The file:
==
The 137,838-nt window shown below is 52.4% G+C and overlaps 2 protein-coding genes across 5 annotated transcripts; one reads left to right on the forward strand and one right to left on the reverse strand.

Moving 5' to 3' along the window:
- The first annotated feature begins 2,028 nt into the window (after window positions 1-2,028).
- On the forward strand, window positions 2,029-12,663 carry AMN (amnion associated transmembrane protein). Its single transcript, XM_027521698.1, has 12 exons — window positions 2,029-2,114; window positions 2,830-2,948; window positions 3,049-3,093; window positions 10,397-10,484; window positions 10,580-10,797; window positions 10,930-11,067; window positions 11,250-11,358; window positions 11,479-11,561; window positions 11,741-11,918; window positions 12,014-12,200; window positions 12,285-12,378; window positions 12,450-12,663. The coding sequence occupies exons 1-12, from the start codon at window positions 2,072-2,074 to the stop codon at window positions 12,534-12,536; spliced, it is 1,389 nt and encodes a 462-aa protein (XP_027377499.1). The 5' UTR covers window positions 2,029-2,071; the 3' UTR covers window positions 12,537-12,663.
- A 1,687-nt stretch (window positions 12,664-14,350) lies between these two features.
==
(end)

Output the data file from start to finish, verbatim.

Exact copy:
The 137,838-nt window shown below is 52.4% G+C and overlaps 2 protein-coding genes across 5 annotated transcripts; one reads left to right on the forward strand and one right to left on the reverse strand.

Moving 5' to 3' along the window:
- The first annotated feature begins 2,028 nt into the window (after window positions 1-2,028).
- On the forward strand, window positions 2,029-12,663 carry AMN (amnion associated transmembrane protein). Its single transcript, XM_027521698.1, has 12 exons — window positions 2,029-2,114; window positions 2,830-2,948; window positions 3,049-3,093; window positions 10,397-10,484; window positions 10,580-10,797; window positions 10,930-11,067; window positions 11,250-11,358; window positions 11,479-11,561; window positions 11,741-11,918; window positions 12,014-12,200; window positions 12,285-12,378; window positions 12,450-12,663. The coding sequence occupies exons 1-12, from the start codon at window positions 2,072-2,074 to the stop codon at window positions 12,534-12,536; spliced, it is 1,389 nt and encodes a 462-aa protein (XP_027377499.1). The 5' UTR covers window positions 2,029-2,071; the 3' UTR covers window positions 12,537-12,663.
- A 1,687-nt stretch (window positions 12,664-14,350) lies between these two features.